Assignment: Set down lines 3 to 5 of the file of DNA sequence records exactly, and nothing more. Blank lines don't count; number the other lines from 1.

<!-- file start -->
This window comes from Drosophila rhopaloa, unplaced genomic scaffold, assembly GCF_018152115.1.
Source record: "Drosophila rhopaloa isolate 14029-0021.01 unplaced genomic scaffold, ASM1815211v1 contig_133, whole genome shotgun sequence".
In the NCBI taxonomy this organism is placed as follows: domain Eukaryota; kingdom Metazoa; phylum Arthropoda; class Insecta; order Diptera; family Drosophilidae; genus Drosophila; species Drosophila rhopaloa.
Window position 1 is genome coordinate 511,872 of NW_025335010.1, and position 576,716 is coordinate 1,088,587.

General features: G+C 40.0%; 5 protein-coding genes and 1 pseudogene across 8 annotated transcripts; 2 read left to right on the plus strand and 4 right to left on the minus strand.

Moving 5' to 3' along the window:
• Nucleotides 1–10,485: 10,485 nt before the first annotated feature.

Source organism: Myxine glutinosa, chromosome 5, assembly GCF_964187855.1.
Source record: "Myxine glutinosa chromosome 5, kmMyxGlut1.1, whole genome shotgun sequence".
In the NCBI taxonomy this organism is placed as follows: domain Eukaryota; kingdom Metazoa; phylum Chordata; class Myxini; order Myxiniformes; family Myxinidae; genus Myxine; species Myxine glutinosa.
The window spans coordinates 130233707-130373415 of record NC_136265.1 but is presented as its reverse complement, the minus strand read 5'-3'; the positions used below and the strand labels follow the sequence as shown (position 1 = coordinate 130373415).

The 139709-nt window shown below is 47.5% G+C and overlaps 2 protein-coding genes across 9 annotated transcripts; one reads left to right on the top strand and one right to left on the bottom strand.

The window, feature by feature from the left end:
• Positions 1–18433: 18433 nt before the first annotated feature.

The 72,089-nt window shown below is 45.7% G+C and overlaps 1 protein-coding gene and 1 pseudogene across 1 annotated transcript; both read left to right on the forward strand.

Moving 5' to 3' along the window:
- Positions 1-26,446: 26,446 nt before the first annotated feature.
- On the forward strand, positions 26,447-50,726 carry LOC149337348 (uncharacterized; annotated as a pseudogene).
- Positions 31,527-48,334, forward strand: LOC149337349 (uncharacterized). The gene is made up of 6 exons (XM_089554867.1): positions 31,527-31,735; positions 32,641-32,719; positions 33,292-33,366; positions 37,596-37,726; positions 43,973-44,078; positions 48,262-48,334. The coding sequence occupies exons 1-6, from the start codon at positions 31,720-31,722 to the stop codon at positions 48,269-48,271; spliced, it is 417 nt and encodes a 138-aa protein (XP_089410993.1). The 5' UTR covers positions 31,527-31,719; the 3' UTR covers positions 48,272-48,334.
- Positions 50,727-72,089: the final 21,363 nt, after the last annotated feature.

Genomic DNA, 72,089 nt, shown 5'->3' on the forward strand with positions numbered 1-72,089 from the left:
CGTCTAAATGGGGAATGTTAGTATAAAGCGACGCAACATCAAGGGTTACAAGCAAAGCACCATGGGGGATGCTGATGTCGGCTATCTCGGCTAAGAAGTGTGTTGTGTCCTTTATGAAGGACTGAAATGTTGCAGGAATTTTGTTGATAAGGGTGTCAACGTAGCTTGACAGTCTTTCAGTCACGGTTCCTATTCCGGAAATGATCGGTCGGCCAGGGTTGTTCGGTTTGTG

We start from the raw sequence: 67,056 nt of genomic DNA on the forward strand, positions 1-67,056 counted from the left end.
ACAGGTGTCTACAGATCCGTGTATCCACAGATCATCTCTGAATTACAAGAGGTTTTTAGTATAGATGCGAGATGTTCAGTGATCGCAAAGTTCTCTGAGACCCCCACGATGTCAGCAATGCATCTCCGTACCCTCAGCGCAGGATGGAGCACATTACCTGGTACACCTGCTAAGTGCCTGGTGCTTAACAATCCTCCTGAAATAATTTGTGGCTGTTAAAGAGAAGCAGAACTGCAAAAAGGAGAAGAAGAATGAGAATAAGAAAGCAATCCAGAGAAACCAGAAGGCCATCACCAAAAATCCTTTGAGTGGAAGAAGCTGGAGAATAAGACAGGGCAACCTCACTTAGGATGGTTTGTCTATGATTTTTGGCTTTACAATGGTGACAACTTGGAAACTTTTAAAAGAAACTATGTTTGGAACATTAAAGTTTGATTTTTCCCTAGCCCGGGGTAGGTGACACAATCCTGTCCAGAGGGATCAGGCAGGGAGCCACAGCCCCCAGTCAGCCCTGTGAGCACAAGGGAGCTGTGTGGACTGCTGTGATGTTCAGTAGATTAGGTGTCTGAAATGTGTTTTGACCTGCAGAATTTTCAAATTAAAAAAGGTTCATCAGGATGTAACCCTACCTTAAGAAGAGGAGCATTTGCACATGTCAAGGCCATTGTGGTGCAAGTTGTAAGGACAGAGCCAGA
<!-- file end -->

In the NCBI taxonomy this organism is placed as follows: domain Eukaryota; kingdom Metazoa; phylum Arthropoda; class Insecta; order Diptera; family Drosophilidae; genus Drosophila; species Drosophila rhopaloa.
Window position 1 is genome coordinate 511,872 of NW_025335010.1, and position 576,716 is coordinate 1,088,587.

General features: G+C 40.0%; 5 protein-coding genes and 1 pseudogene across 8 annotated transcripts; 2 read left to right on the plus strand and 4 right to left on the minus strand.